Return to site

Women Ask for LESS money and Receive LESS in PPP loans

· loans,PPP,EIDL,SBA,women-owned business

If you live in the U.S. and you own a small business or you're a freelancer who gets most of your pay through 1099's, have you applied for the Small Business Administration's Economic Injury Disaster Loan (EIDL) and the Paycheck Protection Program (PPP) loan?

If so, what are your results? I'd love to know.

I applied for EIDL when it first opened. I still haven't heard a thing. I just applied to PPP last week, and they've approved $2200. :( Not a lot of money. But it's something!

If you haven't applied, why not?

Next question just applies to women -- if you didn't apply for either programs, I want to know if anything below applies to you.

Because I read a study last week that's haunting me.

I normally don't write to one specific gender because I have clients who are both. However, this study needs to be talked about, explored and the results need to be turned around!

If we truly want to be like a boss, we must start asking for more money!

The study, done by Builders + Backers, Her Corner, Springboard Enterprises, and HelloAlice, surveyed over 300 women owners of small businesses. It found that women-owned businesses were passed over by America's biggest banks and the system either discourages women from applying or women owners tend to NOT apply at all...

↣ Repeatedly we heard from women business owners that they didn’t feel they should request the PPP loan because they had savings or “wanted the loans to go to smaller businesses that were really suffering.”


↣ In other cases, the women received mixed or errant information about whether or not they qualified and/or the information they would need to provide to apply. This discouraged them from even throwing their hats in the ring.

Let's take a look at the first statement above 👆.

Shake Shack and other well-known "small businesses" applied and got a $10 MILLION loan. They're now giving it back because they realized how it "looks" to the public. Shake Shack's 1st quarter revenues (January to March, 2020) were, reportedly, $143 MILLION! So, if they thought, "hey, we have less than 500 employees, so we should apply for the SBA Paycheck Protection Program," why wouldn't you, as a solo-preneur or even if you have a small but mighty staff of 5 or 10 apply for a loan?

Now, for those who did apply, about 15% either weren't able to submit the application fully because of all of the documents needed, turned away by banks or finished the application in the hours before it was announced the funds ran out.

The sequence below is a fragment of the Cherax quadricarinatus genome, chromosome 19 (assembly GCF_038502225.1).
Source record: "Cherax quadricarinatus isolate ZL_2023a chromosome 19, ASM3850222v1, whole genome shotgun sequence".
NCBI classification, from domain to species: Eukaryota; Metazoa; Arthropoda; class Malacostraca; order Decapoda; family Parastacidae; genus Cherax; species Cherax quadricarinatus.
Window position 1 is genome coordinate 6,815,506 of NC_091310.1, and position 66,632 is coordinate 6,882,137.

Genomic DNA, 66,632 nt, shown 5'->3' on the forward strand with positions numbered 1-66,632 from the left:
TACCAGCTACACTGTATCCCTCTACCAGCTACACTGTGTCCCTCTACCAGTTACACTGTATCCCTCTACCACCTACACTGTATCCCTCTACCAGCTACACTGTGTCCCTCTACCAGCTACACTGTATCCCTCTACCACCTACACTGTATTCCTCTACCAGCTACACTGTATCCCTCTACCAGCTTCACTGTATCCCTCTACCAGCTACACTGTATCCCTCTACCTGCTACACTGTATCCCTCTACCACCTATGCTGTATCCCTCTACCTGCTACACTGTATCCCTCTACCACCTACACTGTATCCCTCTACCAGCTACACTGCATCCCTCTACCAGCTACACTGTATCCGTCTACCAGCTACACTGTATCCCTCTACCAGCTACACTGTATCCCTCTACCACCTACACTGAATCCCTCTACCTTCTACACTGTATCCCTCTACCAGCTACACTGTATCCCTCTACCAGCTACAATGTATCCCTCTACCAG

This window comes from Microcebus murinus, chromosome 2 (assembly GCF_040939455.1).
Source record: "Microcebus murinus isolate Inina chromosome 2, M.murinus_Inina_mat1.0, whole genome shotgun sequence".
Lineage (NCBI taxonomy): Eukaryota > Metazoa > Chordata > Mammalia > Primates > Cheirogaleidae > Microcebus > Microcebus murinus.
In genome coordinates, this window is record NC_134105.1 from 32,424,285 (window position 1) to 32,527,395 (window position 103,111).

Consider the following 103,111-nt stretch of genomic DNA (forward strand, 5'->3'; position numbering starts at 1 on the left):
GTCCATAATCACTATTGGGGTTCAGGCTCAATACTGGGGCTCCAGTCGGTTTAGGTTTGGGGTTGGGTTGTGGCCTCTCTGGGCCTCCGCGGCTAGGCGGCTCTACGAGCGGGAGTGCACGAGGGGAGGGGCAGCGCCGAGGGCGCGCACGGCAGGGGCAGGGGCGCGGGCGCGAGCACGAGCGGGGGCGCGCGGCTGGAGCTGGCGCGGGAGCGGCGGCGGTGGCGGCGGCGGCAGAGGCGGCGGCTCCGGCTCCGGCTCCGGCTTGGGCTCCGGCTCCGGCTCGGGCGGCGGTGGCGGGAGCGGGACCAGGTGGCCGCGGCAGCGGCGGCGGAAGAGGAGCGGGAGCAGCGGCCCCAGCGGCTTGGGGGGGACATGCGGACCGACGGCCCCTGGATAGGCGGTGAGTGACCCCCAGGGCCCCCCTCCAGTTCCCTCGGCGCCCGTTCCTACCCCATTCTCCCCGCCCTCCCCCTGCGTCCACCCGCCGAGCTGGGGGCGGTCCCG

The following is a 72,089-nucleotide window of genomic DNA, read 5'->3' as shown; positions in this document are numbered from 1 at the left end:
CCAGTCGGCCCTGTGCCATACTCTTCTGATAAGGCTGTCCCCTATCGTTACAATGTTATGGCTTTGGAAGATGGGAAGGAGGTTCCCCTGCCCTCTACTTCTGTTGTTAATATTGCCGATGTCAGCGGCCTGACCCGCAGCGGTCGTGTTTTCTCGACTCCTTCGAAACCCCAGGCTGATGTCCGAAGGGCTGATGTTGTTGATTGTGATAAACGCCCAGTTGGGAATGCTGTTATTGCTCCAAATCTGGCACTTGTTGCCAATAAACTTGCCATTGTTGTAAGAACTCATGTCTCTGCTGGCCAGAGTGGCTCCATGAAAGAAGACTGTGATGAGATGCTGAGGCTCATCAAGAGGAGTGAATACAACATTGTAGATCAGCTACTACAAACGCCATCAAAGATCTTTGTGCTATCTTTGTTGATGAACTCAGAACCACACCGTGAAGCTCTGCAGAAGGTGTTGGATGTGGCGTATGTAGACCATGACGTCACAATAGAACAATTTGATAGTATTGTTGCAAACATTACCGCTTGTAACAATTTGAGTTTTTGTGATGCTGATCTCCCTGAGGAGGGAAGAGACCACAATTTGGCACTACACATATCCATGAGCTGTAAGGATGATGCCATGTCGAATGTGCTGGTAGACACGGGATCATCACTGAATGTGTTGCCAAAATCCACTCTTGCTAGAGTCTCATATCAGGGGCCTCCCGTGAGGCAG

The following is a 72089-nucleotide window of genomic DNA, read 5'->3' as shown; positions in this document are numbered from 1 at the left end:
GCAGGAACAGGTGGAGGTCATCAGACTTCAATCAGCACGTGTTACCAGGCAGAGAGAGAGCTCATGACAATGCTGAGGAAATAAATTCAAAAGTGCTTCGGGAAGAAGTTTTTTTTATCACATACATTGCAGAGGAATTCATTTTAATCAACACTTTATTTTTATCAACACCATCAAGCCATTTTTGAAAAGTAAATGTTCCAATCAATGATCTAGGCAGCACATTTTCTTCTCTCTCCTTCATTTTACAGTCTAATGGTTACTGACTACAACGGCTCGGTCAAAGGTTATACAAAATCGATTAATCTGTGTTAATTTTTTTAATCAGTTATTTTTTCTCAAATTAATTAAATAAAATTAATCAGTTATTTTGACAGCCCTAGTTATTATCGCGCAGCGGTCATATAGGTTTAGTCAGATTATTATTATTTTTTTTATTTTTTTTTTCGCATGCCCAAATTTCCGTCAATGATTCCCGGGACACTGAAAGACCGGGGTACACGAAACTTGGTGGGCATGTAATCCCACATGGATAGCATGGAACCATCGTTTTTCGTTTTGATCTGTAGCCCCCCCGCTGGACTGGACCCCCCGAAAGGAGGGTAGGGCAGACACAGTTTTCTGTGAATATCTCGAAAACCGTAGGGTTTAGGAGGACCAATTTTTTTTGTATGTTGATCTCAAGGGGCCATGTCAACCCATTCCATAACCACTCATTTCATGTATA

So, now that the Senate and House approved another round of funding for small businesses, what are you waiting for? What's holding you back? I would recommend you apply now.

If you're a small biz owner, apply for the PPP loan.

The study is a mirror for women-led businesses applying for loans, even in times of calm.


When women- and men- owned companies apply for credit at the same time, women-owned firms were less successful in getting financing.

And, they are more likely to be discouraged or choose not to apply for financing for fear of being turned down (22% vs. 15% of men-owned firms). If the percentage of businesses unable to submit applications holds at national levels, the economic impact is enormous. Because that means that approximately 3 million (23% of 13.1M) women-owned businesses that needed funding critical to staying open never even had a shot.

The next part of the survey, for me, shows the similarity between asking for higher pay, rates, and raises....

When women did successfully apply, they asked for and received less money than national averages despite evidence that women-owned companies are better investments for financial backers. According to the SBA 74% of PPP loans that were approved went to applicants that requested $150,000 or less. 4% went to applicants seeking loans of at least $1 million. However, women asked for significantly smaller loans than the average approved PPP loan. Women asked for $127,985 while the national average approved loan was $206,000. That’s 62 cents for every dollar average.

Sound familiar? In 2020, women make only $0.81 for every dollar a man makes. So, not only are women business owners not applying, but when we are applying, we're asking for less money?! Let's change that! Start with applying at a smaller bank because at eight of the nation's largest banks...